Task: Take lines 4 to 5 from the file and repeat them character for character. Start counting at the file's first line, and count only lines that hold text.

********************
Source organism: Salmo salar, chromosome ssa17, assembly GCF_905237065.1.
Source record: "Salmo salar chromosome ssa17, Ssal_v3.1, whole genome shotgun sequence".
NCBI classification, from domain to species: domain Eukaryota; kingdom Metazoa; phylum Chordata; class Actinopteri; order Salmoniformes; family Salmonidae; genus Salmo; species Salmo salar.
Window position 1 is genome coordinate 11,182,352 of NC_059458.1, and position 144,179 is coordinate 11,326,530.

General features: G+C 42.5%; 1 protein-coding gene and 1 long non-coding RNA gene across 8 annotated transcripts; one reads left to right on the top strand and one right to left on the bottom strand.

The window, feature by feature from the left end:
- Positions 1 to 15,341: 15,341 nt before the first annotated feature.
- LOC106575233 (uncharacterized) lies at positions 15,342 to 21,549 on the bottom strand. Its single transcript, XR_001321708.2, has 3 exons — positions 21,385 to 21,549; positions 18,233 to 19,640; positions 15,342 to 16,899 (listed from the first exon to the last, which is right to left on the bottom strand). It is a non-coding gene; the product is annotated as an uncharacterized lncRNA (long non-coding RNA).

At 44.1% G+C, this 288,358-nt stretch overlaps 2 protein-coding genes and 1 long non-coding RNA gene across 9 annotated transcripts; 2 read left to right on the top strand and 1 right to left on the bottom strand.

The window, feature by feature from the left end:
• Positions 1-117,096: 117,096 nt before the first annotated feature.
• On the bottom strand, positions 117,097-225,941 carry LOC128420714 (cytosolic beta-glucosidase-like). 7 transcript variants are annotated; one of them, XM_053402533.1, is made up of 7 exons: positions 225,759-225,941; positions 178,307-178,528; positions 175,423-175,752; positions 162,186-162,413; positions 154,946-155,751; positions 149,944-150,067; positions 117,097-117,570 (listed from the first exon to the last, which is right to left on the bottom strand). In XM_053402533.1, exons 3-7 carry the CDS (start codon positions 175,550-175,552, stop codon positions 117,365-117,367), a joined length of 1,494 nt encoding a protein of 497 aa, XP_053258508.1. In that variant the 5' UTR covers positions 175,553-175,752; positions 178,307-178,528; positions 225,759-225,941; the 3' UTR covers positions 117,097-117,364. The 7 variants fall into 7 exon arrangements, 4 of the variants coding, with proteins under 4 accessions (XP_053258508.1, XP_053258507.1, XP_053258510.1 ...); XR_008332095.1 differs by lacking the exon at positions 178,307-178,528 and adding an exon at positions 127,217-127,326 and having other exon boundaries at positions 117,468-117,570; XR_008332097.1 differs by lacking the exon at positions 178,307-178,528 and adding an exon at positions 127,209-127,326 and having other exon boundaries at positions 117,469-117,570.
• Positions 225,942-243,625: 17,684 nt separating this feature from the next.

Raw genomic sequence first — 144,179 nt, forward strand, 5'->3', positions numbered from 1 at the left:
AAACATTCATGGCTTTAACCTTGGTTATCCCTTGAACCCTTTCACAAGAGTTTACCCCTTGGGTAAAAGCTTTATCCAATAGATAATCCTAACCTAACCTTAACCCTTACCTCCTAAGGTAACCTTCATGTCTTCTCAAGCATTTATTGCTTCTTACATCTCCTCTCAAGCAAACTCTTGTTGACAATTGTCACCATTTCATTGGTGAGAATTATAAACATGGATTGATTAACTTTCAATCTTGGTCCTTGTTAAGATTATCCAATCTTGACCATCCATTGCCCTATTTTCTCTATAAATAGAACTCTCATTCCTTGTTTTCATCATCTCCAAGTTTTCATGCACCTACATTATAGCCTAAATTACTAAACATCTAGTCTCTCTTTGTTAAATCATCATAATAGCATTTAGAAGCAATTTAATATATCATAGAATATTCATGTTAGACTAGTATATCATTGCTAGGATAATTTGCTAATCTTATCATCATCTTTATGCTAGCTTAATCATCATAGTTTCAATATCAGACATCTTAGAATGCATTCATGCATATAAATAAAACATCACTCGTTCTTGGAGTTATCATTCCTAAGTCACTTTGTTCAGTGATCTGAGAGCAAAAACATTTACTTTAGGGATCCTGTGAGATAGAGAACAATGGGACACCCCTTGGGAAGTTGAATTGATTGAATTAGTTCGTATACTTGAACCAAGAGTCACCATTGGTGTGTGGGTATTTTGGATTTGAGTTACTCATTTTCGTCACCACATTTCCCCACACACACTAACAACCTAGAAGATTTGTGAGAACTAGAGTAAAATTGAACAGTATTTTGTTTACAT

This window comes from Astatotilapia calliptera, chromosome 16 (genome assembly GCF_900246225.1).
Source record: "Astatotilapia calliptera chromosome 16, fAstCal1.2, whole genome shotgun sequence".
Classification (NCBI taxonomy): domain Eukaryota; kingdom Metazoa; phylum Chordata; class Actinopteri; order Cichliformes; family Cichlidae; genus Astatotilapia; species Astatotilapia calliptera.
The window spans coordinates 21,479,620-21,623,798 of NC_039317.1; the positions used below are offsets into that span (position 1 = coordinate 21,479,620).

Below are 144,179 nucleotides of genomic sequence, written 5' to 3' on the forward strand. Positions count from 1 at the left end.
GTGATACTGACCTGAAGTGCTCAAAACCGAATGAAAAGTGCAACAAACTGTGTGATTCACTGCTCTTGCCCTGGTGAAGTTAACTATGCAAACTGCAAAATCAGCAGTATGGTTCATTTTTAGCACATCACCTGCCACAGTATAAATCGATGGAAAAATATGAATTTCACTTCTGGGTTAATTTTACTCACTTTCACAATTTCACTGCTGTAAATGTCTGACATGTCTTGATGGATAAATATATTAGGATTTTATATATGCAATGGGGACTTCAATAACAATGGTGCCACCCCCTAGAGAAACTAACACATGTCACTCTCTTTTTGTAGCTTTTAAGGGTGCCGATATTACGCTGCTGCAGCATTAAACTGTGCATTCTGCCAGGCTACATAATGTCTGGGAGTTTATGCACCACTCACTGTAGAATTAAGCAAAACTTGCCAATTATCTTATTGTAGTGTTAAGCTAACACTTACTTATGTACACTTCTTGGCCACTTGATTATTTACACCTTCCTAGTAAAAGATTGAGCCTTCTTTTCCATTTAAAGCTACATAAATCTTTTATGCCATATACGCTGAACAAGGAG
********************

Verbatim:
Window position 1 is genome coordinate 11,182,352 of NC_059458.1, and position 144,179 is coordinate 11,326,530.

General features: G+C 42.5%; 1 protein-coding gene and 1 long non-coding RNA gene across 8 annotated transcripts; one reads left to right on the top strand and one right to left on the bottom strand.